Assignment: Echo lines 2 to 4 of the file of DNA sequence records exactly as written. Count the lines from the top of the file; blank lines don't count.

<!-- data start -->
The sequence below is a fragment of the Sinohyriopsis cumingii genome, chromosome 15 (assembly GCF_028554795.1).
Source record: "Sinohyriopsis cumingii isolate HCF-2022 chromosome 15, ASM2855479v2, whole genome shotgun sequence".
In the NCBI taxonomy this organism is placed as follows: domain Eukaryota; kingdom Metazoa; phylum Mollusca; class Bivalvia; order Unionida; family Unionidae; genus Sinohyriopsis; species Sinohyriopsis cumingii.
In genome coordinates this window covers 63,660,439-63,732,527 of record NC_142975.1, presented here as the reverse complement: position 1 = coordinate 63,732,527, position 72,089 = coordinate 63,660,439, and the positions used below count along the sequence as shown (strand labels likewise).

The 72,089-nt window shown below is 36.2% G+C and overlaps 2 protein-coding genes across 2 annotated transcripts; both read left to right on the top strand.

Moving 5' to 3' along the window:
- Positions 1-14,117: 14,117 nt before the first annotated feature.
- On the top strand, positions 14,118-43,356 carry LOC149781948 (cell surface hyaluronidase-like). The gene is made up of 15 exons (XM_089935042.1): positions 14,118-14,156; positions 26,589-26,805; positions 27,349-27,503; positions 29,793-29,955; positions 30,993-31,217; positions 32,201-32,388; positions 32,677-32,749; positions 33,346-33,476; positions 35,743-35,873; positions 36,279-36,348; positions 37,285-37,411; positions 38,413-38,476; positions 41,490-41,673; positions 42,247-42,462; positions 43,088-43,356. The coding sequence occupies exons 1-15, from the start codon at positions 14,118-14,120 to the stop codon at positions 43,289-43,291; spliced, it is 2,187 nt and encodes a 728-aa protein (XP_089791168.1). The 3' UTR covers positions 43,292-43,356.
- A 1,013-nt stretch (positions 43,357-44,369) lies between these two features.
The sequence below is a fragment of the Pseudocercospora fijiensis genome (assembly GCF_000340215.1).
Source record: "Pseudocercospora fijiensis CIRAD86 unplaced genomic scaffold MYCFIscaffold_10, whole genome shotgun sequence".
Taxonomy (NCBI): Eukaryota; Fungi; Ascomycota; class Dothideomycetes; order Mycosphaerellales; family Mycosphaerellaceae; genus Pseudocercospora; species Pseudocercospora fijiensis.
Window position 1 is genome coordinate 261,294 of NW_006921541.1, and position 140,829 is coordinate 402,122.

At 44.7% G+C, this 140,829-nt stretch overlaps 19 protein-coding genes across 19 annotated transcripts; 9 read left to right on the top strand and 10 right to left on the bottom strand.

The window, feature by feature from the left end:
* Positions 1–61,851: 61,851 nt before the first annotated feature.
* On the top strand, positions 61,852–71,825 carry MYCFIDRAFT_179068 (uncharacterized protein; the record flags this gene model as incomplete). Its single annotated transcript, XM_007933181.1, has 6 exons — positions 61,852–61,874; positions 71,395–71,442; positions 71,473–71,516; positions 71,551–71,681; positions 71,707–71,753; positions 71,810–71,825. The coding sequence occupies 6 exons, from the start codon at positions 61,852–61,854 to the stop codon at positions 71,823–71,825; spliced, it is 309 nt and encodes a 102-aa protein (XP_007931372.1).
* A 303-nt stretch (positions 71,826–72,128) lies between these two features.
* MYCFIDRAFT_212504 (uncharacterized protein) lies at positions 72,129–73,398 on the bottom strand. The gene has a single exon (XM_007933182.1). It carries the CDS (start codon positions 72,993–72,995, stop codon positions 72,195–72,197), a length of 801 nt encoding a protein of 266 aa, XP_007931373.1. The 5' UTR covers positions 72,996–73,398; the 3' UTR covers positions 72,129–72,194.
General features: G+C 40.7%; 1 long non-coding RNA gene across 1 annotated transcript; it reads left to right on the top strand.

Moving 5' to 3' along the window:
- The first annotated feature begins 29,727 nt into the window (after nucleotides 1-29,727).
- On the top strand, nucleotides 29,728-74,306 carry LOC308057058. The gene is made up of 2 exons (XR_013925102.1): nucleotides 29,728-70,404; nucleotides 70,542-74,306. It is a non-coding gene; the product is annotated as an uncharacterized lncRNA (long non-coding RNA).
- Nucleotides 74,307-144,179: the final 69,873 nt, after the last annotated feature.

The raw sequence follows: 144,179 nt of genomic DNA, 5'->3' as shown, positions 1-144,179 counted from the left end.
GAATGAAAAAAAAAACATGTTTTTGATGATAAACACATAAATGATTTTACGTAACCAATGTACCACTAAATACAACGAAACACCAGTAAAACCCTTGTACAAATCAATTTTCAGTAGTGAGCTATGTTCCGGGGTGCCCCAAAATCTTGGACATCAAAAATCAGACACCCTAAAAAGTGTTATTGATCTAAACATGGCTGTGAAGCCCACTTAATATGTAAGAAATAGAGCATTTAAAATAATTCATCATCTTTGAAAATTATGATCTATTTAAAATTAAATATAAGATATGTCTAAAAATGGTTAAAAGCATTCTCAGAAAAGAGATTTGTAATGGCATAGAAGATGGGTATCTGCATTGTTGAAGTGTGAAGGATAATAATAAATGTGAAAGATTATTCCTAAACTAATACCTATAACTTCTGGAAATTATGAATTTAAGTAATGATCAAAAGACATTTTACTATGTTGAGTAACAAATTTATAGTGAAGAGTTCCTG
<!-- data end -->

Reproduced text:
Source record: "Sinohyriopsis cumingii isolate HCF-2022 chromosome 15, ASM2855479v2, whole genome shotgun sequence".
In the NCBI taxonomy this organism is placed as follows: domain Eukaryota; kingdom Metazoa; phylum Mollusca; class Bivalvia; order Unionida; family Unionidae; genus Sinohyriopsis; species Sinohyriopsis cumingii.
In genome coordinates this window covers 63,660,439-63,732,527 of record NC_142975.1, presented here as the reverse complement: position 1 = coordinate 63,732,527, position 72,089 = coordinate 63,660,439, and the positions used below count along the sequence as shown (strand labels likewise).